3. Results and discussion
(a) Where and with which taxa have traps been studied?
Traps affect a variety of taxa  and studies are published in a range of journals (electronic supplementary material, table S2), but traps have mainly been identified for birds (reflecting the initial development of the concept), especially in Europe and North America (figure 1). The geographical and ecosystem distributions we observed are consistent with other similar assessments [31,32]. Other than the compelling evidence of the attraction of insects to artificial structures, only three studies have demonstrated a trap in freshwater ecosystems, and none in marine environments. However, rates and extent of habitat transformation have been considerable in aquatic environments (e.g. [2,33]), making it likely that traps remain undetected due to, at least in part, less research being undertaken in these ecosystems (e.g. ).
(b) Do the effects of traps on preference and fitness vary?
The likelihood that animals respond maladaptively to environmental changes , and the magnitude of the effects of traps on fitness and preference, clearly vary depending on the cause of the trap and which taxa are affected (figure 2; electronic supplementary material, figure S1). Discussing the mechanisms underlying this variability is difficult given the small number of available studies, and the fact that particular causes of traps have been studied with only a subset of taxa (e.g. arthropods and human structures, birds and agriculture, forestry and restoration). However, maladaptive behaviours are most likely when the environment changes dramatically and animals are exposed to conditions that are fundamentally different from those that shaped their traits . Whether animals prefer ecological traps is likely related to their sensory ability and behaviour. For example, animals with larger brains might be more flexible or innovative, facilitating more effective adjustments to HIREC (e.g. ). Furthermore, animals capable of more complex behaviours (e.g. use of multiple habitat selection cues, multiple sensory modalities) may be less susceptible to making mistakes when selecting habitats . Traps that greatly reduce fitness, especially those that cause death, are likely to have worse consequences for animals, especially when they have life-history traits that increase their susceptibility to these fitness costs . One of the most common, and compelling, cases of ecological traps is insects tricked into laying eggs on artificial structures on the basis of polarized light . This form of HIREC results in insects experiencing habitats that are very different to those under which their evolutionary traits have developed (i.e. buildings versus wetlands/streams), and have amplified cues (polarized light) that make them supernormally attractive. In comparison, the apparent decreased susceptibility of birds and mammals to traps might be due to their greater cognitive ability, enabling more complex habitat selection behaviours.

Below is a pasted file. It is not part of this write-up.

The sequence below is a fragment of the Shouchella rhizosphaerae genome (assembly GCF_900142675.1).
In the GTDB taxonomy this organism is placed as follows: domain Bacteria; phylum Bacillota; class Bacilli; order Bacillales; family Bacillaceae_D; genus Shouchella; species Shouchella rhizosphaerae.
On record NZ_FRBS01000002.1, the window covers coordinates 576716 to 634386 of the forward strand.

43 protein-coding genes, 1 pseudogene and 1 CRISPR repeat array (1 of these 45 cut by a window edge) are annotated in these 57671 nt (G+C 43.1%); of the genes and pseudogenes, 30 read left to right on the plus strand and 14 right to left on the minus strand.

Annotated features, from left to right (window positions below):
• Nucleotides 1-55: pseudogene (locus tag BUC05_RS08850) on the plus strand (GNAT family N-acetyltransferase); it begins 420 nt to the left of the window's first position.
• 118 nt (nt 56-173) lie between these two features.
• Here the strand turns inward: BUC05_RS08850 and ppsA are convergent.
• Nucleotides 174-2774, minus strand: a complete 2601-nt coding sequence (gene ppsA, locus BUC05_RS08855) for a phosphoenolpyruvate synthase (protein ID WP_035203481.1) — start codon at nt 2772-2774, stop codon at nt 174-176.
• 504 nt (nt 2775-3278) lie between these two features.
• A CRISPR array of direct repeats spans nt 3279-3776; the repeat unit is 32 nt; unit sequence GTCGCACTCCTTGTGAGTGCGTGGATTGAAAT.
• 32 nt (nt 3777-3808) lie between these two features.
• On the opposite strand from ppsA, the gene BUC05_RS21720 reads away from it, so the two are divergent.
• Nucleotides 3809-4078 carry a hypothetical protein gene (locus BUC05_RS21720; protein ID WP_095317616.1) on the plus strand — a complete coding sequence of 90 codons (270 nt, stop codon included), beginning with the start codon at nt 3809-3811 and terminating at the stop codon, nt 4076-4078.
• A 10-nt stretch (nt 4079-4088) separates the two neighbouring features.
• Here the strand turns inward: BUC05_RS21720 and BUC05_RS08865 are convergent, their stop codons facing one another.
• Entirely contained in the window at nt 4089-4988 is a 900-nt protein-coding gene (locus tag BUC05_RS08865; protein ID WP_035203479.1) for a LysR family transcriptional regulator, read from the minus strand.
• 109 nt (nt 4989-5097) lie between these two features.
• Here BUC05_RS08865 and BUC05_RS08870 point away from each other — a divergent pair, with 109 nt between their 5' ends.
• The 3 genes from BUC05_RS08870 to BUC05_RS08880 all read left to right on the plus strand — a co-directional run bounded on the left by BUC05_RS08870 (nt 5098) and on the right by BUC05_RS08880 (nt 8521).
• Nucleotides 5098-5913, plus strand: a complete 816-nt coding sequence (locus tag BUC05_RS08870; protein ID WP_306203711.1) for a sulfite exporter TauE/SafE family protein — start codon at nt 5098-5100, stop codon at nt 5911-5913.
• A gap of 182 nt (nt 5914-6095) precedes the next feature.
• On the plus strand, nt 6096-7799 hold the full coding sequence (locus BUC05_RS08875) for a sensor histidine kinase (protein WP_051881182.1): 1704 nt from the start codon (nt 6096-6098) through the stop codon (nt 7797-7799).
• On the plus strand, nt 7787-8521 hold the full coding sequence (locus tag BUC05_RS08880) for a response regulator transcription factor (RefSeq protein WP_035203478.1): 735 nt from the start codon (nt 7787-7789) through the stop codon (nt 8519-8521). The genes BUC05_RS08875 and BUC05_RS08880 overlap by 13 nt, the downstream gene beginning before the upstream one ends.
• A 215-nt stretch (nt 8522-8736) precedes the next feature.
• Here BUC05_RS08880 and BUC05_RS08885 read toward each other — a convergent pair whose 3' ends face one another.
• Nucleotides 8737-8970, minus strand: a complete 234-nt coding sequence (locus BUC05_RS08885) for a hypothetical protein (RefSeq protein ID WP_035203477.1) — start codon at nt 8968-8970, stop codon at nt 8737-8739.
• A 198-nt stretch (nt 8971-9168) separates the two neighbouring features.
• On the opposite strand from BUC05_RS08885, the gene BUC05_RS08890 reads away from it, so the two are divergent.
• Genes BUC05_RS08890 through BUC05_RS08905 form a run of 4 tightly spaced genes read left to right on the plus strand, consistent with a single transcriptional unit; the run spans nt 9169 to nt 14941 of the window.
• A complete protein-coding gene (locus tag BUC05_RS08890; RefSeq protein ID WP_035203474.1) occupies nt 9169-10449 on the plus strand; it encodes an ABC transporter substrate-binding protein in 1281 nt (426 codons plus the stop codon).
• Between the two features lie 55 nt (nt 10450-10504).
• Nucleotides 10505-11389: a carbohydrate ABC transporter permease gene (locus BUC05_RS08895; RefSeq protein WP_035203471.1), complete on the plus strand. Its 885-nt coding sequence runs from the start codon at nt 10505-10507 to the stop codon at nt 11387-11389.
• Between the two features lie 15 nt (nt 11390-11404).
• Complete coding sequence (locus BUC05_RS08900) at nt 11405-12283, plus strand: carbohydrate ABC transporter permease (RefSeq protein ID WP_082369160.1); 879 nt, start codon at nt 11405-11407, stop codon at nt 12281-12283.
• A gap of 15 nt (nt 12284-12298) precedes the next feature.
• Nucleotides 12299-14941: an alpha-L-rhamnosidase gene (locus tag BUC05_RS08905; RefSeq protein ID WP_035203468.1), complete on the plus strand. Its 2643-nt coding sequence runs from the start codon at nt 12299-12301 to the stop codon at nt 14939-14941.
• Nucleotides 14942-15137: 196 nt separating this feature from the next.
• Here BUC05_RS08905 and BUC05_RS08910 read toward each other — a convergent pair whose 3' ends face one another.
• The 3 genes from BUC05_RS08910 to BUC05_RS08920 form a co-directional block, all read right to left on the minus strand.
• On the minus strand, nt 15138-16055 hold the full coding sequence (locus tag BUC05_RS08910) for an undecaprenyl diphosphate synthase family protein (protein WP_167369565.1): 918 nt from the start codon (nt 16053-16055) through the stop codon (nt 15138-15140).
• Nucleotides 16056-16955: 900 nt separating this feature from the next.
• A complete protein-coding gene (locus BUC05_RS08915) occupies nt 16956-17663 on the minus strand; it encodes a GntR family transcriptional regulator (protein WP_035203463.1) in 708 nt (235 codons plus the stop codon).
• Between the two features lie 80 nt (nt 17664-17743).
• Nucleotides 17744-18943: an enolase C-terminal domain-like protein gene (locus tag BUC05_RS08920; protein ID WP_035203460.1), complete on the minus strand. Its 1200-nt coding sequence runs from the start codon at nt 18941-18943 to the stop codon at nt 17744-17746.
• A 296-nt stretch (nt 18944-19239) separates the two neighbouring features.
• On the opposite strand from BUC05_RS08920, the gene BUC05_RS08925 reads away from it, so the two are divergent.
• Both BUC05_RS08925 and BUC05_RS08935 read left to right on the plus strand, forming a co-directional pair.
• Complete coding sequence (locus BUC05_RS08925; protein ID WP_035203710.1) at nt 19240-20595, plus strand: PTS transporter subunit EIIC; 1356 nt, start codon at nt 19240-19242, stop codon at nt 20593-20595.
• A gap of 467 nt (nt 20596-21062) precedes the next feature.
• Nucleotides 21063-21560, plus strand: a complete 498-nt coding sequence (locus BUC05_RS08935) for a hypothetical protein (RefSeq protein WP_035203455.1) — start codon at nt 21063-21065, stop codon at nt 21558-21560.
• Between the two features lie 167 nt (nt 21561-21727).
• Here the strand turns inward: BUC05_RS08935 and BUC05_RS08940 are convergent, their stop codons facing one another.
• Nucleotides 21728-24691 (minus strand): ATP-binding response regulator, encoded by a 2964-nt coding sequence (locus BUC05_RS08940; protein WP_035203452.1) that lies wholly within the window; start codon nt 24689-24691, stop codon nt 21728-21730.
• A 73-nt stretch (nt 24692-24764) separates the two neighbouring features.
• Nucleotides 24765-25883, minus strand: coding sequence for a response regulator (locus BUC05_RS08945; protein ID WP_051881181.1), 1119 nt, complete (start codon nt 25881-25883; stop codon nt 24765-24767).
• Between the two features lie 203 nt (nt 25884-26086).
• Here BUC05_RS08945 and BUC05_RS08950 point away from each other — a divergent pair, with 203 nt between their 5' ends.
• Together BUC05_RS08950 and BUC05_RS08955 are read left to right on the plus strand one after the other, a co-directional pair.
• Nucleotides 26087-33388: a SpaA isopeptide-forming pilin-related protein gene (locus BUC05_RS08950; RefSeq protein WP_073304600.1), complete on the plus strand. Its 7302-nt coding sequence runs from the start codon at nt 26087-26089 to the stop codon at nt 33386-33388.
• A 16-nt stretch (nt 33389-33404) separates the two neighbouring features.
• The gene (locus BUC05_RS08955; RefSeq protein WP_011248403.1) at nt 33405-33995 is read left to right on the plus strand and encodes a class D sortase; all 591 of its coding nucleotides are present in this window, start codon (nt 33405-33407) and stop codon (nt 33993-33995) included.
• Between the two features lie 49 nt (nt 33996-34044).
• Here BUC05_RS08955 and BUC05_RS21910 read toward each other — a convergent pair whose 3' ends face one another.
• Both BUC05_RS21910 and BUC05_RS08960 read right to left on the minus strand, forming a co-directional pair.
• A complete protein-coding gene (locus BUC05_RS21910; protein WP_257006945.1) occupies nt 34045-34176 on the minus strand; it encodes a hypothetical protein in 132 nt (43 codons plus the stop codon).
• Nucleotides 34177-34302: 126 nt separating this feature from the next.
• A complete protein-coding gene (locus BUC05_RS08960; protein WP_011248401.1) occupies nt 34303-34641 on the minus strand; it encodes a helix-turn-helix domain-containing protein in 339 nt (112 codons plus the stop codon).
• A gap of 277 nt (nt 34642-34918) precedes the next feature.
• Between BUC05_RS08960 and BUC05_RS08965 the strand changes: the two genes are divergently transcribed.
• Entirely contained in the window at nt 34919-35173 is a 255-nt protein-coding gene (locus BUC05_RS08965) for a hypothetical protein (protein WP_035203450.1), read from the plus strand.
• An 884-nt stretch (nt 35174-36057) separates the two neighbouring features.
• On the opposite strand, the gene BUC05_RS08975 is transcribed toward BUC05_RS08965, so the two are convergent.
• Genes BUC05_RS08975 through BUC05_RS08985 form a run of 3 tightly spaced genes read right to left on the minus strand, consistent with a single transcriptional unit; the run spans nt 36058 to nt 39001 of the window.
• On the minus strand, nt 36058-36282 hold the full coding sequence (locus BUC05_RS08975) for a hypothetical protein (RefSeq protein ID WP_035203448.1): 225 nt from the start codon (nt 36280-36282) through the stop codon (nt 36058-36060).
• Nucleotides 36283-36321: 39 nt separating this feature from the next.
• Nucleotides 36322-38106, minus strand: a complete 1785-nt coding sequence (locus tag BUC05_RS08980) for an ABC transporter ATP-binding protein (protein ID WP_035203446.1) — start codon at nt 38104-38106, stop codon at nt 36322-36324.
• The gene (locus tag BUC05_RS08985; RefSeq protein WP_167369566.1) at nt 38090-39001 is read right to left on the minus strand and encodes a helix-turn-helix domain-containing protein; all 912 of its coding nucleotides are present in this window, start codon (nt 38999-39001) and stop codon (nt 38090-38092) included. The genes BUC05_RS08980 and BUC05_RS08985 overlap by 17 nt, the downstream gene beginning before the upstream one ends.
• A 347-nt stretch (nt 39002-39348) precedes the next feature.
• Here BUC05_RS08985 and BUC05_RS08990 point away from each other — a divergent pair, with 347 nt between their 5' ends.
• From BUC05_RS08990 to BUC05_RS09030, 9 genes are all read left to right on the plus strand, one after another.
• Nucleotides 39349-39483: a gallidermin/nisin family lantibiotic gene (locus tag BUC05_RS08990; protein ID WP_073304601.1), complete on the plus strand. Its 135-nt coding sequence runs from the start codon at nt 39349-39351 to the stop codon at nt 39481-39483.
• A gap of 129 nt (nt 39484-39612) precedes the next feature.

(i) The benefits of widening the focus of ecological traps research
Ecological traps have been studied in an ad hoc, species- and system-specific manner, reflecting the relative infancy of this subfield. We suggest that a wider taxonomic, geographical and ecosystem focus could have three important benefits.
First, studying a wider range of ecosystems and taxonomic groups may provide new insights to complement the knowledge collected largely with European and North American birds. For example, birds commonly experience traps caused by predation (e.g. ), but aquatic taxa may be susceptible to traps that arise in other ways (e.g. pollution ). A wider focus could allow the degree to which findings from particular studies might transfer to other sites and systems to be assessed, which is a key component of a general, predictive understanding of ecology . In addition, understanding the potential intricacies of traps in different systems could inform the development of management options tailored to address the underlying cause—for example, should management efforts be focused on reducing habitat attractiveness (e.g. by removing tree species that birds prefer ), improving habitat quality (e.g. treating polluted sediment in urban stormwater wetlands ) or excluding animals from potential traps (e.g. using fencing)?
Second, a wider geographical focus may mean that more research is conducted in areas where landscape changes are most rapid, and traps most likely to form . While conservation research in human modified landscapes is likely to be most important in areas where human pressure is greatest, these areas are also the least studied . There has been much interest in understanding the biodiversity impacts of land-use change in the tropics (e.g. ), but little consideration of the potential for ecological traps in tropical ecosystems. Many biodiversity studies use species richness as an indicator of responses to land use (e.g. ), but this will not allow traps to be detected until they cause decreases in the number of species at a site. By working in systems that are human-dominated (e.g. in urban areas) or in geographical areas where habitat transformation is greatest, we may find that traps are more common, or their effects significantly stronger, than previously documented.
Third, more replication of trap studies with different causes and affected taxa will improve current understanding of variability in maladaptive responses to HIREC, and provide information that could help prioritize when managing traps is important. Interspecific differences in life-history traits and behaviours will affect the likelihood and fitness consequences of selecting traps (e.g. [8,10]). By studying animals with differing traits/behaviours and examining how they respond to traps that vary from those that cause only minor changes to the environment through to completely novel conditions will allow ‘high-risk’ activities and highly susceptible taxa to be identified in the future. An improved library of empirical studies could also help inform attempts to examine the likely impacts of traps, for example, through simulation models that are parametrized with demographic data informed from field studies. Ultimately, such studies will hopefully enable the effects of traps on animals to be compared with other conservation threats, and to identify when the management of traps should be prioritized.